Michael Medved's daily syndicated radio talk show reaches one of the largest national audiences every weekday between 3 and 6 PM, Eastern Time. Michael Medved is the author of eleven books, including the bestsellers What Really Happened to the Class of '65?, Hollywood vs. America, Right Turns,, The Ten Big Lies About America, and 5 Big Lies About American Business
As new revelations underscore the administration's epic incompetence in its handling of the Benghazi disaster and IRS abuses, some Republican voices in the House and Senate, along with pundits of every persuasion, have begun to speculate about "the I word" — impeachment.
Roger’s sad departure from the national scene dramatizes the fact that no reviewer today enjoys that sort of influence or prominence. Networks, along with most local stations, no longer employ regular film critics and efforts to revive the old Sneak Previews format of film clips mixed with bickering commentators have all faded or failed.
On talk radio, in internet commentary and at right wing conferences, worried analysts and activists obsess over the dire electoral consequence of "three million missing Republicans" who doomed conservative chances in 2012.
I recently said goodbye to car I had enjoyed and cherished for several years, repeating an experience familiar to most of my fellow baby-boomers.
As Barack Obama prepares for his trip to Israel on March 20th—his first as President—he might consider taking the opportunity to correct common distortions about the Jewish state that his administration has, on occasion, helped to promote
The 2013 Academy Award broadcast generally steered clear of overt political statements, but two aspects of the occasion demonstrated the movie industry’s strong liberal values.
As President Obama prepares his State of the Union Address and the nation looks forward to a Presidents Day holiday, Americans should consider the warning examples of our worst chief executives.
The Great Gun Debate shows American political discourse at its irrational worst; with both left and right promoting panic and hysteria that distracts attention from the nation’s truly menacing problems. Instead of addressing crushing deficits, economic stagnation, political gridlock, and the erosion of middle-class security, politicians and pundits obsess over gun violence—one of the few challenges where the United States has made dramatic progress in recent years.
The president could break the logjam in Washington and move toward a solution of all budgetary problems if he merely asked every American to contribute 2 cents.
Exhilarated by the record number of women elected to both the House and Senate in 2012, giddy commentators have begun suggesting that increased representation by females could cure the poisonous polarization in Washington and repair the broken institutions of our government. A more sober, comprehensive analysis, however, reveals no historical or logical basis to assume that the much heralded influx of female politicos means an automatic improvement in the dysfunctional performance of the legislative branch.
As Washington staggers into a new year, one side of the political spectrum polarizes and paralyzes all ongoing debates due to its irrational reliance on a higher power.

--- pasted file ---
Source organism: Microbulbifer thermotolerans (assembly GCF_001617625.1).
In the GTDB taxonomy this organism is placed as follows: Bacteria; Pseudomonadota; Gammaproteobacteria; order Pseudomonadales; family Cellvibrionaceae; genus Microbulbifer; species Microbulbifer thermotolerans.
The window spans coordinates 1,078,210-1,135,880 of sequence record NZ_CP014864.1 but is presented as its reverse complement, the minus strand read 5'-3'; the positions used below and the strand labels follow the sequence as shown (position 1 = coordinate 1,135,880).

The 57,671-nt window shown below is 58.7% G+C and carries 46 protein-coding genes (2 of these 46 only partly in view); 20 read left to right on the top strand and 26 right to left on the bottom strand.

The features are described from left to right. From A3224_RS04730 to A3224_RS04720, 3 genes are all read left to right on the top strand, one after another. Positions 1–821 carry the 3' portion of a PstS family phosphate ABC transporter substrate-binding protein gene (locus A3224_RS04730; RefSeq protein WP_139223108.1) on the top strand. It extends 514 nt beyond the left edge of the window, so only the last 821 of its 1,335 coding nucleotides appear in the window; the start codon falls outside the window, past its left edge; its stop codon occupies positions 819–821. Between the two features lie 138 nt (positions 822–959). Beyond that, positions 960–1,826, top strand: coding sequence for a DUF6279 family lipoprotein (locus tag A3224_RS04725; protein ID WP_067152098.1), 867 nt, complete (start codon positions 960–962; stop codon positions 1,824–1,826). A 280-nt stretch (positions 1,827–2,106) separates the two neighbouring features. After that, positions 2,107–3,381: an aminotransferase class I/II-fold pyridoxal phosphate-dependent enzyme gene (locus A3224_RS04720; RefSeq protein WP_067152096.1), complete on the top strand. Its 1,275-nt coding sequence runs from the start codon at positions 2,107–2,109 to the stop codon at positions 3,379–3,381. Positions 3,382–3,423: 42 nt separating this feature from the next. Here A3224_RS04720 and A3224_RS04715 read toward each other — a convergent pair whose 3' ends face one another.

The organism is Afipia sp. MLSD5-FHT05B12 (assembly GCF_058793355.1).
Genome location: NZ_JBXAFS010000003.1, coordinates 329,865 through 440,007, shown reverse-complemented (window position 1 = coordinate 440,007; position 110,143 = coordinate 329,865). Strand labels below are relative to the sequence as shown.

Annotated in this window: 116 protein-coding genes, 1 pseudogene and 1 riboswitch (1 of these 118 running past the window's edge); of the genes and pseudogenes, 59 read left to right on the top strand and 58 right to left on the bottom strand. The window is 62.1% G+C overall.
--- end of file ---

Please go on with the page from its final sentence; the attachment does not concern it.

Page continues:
The sad passing of an early star of right wing talk radio highlights some of the profound changes in news broadcasting and the conservative movement in general. Those transformations may seem lamentable in this season of Republican self-flagellation but actually demonstrate an improved ability for right-of-center arguments to play a significant role in the national dialogue.
If Republicans hope to break their wretched streak of disappointing presidential campaigns – losing the popular vote in five of the last six White House contests – they should learn crucial lessons from the only candidate in that dismal span who proved notably more popular than his party’s national brand: John McCain.
The Obama administration and its allies are so eager to portray tax hikes on the rich as the solution to all our problems that they desperately desire to persuade the public that tax cuts for the rich caused all those problems in the first place.
Americans have always reveled in nostalgia about the music, fashion or favorite foods of bygone eras, but a sudden yearning for the high tax rates of yesteryear represents a startling new development. While some opinion leaders pine openly for the tax system that once claimed a big majority of income from top earners, their cozy, communitarian vision offers a deeply distorted view of those good old days.
In the debate on our fiscal crisis, one crucial question is never answered or even asked: if we’re supposed to go back to Clinton-era tax rates because they were good for America, why don’t we simultaneously return to that era’s spending rates?
Some fringe conservatives seem perversely determined to turn a stinging electoral defeat into an epic, sweeping disaster. That’s the deeper meaning of current talk about impeachment, secession, third parties, civil disobedience, and onrushing apocalypse.
To paraphrase the traditional Passover formulation honored in Jewish homes: why was this election different from all other elections? What makes 2012 stand out in recent political history, either as a temporary anomaly or a significant, long-term shift in the electorate?
No matter who wins the presidency on Tuesday, one outcome is all but certain: Barack Obama will draw less support and fewer votes after four years as president than he did as an untried, little-known, freshman senator from Illinois. In other words, the more the American people know about this particular politician the less they seem to like him.
Shared Priorities Overcome Religious Differences